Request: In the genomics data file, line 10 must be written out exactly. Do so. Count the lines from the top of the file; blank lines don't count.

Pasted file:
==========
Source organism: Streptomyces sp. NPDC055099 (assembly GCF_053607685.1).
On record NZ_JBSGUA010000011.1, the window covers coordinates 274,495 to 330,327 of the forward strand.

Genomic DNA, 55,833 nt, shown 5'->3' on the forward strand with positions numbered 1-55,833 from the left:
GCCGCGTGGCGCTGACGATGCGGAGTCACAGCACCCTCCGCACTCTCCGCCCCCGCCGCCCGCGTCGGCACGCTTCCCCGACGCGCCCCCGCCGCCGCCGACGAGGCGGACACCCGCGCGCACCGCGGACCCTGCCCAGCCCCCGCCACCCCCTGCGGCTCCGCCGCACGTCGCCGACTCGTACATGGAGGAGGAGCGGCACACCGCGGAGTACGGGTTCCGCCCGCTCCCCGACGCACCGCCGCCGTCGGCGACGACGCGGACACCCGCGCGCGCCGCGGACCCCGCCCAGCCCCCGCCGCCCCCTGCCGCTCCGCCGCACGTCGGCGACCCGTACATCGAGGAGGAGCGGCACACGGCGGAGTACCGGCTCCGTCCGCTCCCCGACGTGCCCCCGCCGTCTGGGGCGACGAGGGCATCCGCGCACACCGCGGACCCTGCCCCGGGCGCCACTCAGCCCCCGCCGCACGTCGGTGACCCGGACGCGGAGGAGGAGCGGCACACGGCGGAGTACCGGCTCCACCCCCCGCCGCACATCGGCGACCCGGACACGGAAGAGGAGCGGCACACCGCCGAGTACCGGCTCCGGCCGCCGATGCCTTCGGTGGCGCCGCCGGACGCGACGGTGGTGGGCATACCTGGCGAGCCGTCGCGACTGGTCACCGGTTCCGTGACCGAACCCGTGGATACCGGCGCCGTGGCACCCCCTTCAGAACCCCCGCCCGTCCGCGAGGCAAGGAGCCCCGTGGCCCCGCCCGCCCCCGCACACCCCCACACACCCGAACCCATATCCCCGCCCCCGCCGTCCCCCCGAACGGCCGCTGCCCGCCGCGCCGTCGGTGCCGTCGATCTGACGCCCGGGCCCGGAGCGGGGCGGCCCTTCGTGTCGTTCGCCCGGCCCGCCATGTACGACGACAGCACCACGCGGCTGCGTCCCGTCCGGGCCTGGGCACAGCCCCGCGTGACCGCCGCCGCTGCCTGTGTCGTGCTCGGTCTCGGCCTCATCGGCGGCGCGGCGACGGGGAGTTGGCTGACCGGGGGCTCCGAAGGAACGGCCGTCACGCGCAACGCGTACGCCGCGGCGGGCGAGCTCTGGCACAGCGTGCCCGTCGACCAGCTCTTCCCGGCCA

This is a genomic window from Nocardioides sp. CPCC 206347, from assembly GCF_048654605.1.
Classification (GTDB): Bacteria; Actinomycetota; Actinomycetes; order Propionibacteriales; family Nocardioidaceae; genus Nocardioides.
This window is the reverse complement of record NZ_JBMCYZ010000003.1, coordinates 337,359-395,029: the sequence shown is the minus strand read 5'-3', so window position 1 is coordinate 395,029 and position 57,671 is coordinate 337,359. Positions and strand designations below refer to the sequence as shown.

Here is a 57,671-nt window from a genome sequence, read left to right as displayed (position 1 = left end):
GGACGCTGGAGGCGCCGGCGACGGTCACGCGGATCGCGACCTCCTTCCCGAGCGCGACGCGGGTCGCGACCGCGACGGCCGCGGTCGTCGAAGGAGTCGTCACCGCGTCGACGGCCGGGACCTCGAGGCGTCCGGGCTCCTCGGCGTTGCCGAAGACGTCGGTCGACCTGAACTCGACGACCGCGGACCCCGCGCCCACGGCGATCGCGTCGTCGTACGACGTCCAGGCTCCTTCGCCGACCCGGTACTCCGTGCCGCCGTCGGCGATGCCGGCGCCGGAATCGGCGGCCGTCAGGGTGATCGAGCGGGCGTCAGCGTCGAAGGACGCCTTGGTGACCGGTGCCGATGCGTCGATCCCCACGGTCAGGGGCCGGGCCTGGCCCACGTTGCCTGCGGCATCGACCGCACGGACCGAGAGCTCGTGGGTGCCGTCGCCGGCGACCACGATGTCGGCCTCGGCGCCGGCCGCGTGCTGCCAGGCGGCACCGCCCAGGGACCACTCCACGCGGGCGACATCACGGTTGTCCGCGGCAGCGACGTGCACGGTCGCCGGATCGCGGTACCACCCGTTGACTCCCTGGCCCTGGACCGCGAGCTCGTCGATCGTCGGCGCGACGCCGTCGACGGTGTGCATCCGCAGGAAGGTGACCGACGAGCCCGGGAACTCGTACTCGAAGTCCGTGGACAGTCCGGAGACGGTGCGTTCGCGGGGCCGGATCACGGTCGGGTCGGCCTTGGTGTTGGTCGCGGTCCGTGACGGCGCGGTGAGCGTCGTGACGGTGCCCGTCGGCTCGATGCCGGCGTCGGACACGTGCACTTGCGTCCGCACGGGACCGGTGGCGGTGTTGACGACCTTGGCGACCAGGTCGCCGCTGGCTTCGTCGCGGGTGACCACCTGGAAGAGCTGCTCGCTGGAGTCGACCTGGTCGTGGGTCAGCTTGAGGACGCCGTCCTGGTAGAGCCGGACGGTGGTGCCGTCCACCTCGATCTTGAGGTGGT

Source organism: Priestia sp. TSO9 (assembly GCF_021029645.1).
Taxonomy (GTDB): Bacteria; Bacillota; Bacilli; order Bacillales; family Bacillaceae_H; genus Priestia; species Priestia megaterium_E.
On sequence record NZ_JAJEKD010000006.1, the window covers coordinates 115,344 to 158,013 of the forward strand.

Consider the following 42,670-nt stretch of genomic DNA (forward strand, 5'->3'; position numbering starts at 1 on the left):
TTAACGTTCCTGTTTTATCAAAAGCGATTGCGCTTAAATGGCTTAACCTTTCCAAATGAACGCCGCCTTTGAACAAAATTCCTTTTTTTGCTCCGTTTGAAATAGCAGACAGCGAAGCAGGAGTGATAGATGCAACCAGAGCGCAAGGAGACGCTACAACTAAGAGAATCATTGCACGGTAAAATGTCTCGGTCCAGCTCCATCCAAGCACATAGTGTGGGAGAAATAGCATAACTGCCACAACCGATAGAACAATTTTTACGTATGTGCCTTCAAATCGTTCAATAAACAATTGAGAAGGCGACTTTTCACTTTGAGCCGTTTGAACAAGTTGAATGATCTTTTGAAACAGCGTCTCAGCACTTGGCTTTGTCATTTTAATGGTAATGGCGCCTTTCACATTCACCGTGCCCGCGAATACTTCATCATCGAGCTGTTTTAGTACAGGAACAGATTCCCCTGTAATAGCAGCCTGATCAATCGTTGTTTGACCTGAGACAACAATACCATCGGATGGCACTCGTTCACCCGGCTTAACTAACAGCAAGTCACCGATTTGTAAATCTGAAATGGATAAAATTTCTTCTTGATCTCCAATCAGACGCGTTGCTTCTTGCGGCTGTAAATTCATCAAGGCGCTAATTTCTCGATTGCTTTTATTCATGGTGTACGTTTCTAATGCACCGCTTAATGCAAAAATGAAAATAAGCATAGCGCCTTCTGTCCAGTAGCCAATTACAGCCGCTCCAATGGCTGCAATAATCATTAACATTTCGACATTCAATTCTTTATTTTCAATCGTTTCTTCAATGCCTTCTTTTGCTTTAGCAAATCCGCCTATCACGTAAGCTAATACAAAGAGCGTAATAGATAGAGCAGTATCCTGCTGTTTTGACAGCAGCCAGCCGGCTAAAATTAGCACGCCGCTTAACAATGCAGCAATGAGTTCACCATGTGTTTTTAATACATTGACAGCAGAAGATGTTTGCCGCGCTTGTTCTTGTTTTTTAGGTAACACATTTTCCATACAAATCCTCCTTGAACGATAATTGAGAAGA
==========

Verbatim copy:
Source organism: Priestia sp. TSO9 (assembly GCF_021029645.1).